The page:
jamie goode's wine blog

Saturday, February 11, 2006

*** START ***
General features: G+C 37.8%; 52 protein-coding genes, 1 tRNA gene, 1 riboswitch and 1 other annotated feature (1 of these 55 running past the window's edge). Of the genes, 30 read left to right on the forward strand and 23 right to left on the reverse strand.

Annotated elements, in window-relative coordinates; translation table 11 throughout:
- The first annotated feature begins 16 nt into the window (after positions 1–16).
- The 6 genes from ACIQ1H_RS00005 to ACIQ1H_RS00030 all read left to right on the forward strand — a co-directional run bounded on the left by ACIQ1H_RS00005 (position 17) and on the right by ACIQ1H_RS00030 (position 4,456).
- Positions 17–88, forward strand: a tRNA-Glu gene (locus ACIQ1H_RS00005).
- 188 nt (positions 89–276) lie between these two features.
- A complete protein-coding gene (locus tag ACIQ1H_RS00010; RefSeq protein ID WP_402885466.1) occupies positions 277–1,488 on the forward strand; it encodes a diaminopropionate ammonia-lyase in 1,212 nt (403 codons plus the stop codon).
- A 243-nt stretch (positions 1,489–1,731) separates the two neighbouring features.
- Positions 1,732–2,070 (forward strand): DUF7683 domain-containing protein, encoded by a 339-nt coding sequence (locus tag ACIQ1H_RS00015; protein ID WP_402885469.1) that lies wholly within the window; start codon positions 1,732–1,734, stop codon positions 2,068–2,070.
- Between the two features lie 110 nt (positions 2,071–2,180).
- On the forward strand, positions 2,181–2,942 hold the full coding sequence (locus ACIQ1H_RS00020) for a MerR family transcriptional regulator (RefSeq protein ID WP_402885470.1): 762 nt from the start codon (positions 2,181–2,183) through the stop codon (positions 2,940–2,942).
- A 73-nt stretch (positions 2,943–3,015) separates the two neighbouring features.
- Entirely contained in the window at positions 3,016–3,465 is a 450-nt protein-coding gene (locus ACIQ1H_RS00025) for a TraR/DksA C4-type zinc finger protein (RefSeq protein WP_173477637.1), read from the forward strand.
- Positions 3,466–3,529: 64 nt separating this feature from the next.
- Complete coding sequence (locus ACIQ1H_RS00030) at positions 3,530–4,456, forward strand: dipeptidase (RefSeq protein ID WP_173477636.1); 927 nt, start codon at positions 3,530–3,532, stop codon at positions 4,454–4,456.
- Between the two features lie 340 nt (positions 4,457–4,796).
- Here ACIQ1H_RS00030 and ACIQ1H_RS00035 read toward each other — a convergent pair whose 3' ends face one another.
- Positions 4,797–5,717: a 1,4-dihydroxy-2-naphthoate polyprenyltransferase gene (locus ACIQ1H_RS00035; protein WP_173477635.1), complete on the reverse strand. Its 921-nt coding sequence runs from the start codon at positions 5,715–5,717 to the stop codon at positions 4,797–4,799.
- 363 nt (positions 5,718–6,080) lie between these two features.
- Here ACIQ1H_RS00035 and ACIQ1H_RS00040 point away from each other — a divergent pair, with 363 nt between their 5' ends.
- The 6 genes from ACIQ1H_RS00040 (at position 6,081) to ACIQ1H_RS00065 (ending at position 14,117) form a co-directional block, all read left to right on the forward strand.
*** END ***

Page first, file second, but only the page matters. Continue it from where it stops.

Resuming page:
A couple of Eastern Europeans last night. A decade or more ago Eastern European wines were supposed to be the next big thing – with the collapse of communism and the emergence of free market economies, the latent potential of wine industries such as those of Bulgaria, Hungary and Romania would surely be realized. For one reason and another, this hasn’t really happened. But there’s no reason it shouldn’t. On wineanorak last week I reported on some lovely, personality-filled wines from Georgia. Last night’s couple were from Romania and Hungary. Vale Duná Merlot Burgund Mare NV, Vile Oltului, Romania is a beautifully packaged wine (pictured), sealed with a screwcap (saranex-only liner, for those who know about these things). A pale red colour, it’s bright and fruity with an undergrowthy, herby edge. It tastes like a light, expressive new world Pinot Noir. Very pleasant, well balanced and easy drinking. Monte Cappella Cabernet Kéfrankos 2004 Nagyréde, Hungary is also nicely packaged and sealed with a screwcap (tin–saran liner). This is more overtly fruity, and perhaps a little simpler. It’s clean with sappy cherryish fruit, and a touch of pepperiness on the finish – enjoyable, like a good Beaujolais. Refreshingly, this is just 12% alcohol. Neither is spectacular, but they are good, honest, un-forced drinking wines. Available in the UK at Morrisons (sorry, don’t have the price to hand, but it won’t be much).


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